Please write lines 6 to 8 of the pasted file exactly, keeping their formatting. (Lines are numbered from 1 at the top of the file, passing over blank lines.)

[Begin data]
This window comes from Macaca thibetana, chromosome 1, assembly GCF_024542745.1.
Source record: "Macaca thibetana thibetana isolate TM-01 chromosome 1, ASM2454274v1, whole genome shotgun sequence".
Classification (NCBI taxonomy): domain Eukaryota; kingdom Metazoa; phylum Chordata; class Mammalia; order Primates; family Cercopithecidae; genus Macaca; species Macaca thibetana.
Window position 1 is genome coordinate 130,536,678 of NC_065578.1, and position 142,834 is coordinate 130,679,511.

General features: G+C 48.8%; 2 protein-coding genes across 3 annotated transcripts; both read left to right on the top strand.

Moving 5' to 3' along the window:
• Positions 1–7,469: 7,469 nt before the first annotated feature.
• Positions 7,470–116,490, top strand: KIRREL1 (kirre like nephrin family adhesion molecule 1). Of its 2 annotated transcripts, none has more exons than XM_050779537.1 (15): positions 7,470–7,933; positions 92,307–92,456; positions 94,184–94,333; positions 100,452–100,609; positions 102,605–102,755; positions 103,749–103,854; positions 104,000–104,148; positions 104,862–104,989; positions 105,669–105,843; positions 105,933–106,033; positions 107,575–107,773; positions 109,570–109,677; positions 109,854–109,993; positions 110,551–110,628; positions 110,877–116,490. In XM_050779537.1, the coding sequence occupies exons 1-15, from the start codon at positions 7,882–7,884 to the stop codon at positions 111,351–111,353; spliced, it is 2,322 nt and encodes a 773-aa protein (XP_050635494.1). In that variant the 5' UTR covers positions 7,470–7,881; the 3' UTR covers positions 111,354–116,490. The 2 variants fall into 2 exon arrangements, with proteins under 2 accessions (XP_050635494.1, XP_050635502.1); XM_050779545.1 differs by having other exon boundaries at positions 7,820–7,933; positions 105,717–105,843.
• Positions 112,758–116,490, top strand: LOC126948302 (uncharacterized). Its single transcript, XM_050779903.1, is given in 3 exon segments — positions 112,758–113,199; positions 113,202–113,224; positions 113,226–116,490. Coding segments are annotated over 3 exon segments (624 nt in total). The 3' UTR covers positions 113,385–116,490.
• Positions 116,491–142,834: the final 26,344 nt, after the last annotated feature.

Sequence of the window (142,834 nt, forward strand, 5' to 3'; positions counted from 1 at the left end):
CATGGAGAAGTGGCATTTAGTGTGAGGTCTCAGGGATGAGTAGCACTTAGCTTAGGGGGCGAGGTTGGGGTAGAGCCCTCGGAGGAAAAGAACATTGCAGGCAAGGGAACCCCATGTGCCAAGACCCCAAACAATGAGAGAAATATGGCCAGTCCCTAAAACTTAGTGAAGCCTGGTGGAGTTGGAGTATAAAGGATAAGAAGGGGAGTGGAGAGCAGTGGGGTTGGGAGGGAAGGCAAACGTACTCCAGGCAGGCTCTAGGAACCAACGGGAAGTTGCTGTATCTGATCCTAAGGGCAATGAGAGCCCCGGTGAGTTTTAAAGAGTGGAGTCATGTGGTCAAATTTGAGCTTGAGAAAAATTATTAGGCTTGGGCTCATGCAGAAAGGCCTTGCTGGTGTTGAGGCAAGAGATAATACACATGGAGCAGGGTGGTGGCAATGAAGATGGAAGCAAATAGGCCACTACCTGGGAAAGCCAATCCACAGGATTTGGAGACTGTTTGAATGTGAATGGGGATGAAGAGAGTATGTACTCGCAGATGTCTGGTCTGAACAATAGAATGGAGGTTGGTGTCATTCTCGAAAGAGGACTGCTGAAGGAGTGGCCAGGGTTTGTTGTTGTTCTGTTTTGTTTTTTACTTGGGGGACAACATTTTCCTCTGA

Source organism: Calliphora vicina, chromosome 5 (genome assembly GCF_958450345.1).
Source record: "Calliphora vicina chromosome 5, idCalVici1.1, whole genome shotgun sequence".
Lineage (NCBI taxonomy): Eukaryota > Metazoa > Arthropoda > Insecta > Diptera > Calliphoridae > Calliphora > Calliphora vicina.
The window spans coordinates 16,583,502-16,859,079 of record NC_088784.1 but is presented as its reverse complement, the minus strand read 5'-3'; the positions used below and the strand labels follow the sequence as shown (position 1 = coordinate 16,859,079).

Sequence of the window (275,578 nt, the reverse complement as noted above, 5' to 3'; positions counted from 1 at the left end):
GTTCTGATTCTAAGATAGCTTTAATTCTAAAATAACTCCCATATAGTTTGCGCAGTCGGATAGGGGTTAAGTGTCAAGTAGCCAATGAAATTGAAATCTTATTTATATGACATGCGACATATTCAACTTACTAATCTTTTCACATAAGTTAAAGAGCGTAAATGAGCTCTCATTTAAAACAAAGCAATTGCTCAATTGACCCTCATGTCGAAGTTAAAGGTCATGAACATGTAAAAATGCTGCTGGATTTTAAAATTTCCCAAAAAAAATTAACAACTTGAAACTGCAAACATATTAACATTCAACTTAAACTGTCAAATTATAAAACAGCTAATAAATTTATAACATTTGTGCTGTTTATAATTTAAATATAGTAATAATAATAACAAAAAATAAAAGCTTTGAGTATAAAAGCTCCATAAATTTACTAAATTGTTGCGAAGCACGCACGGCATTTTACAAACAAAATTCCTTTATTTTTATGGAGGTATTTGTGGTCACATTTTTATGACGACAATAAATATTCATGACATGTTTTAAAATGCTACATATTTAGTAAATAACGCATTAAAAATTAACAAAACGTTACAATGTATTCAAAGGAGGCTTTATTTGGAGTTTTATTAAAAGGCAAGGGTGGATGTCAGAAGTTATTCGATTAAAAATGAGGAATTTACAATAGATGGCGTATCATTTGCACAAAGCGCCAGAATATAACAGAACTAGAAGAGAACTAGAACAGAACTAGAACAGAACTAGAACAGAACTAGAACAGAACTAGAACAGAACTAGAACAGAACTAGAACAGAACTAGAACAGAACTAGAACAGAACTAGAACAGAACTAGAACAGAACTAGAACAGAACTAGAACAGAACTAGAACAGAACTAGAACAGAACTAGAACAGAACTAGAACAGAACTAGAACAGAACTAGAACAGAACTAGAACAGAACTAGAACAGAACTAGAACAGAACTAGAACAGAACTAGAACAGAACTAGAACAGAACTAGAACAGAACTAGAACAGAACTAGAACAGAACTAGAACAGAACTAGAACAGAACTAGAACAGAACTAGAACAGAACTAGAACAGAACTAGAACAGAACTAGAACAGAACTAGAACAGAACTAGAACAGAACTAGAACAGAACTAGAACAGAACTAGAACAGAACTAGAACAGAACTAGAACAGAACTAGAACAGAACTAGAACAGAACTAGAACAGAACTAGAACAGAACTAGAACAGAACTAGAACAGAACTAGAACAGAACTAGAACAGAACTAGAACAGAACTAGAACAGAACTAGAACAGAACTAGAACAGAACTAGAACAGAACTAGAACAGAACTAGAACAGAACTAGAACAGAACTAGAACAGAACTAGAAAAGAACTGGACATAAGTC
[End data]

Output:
Moving 5' to 3' along the window:
• Positions 1–7,469: 7,469 nt before the first annotated feature.
• Positions 7,470–116,490, top strand: KIRREL1 (kirre like nephrin family adhesion molecule 1). Of its 2 annotated transcripts, none has more exons than XM_050779537.1 (15): positions 7,470–7,933; positions 92,307–92,456; positions 94,184–94,333; positions 100,452–100,609; positions 102,605–102,755; positions 103,749–103,854; positions 104,000–104,148; positions 104,862–104,989; positions 105,669–105,843; positions 105,933–106,033; positions 107,575–107,773; positions 109,570–109,677; positions 109,854–109,993; positions 110,551–110,628; positions 110,877–116,490. In XM_050779537.1, the coding sequence occupies exons 1-15, from the start codon at positions 7,882–7,884 to the stop codon at positions 111,351–111,353; spliced, it is 2,322 nt and encodes a 773-aa protein (XP_050635494.1). In that variant the 5' UTR covers positions 7,470–7,881; the 3' UTR covers positions 111,354–116,490. The 2 variants fall into 2 exon arrangements, with proteins under 2 accessions (XP_050635494.1, XP_050635502.1); XM_050779545.1 differs by having other exon boundaries at positions 7,820–7,933; positions 105,717–105,843.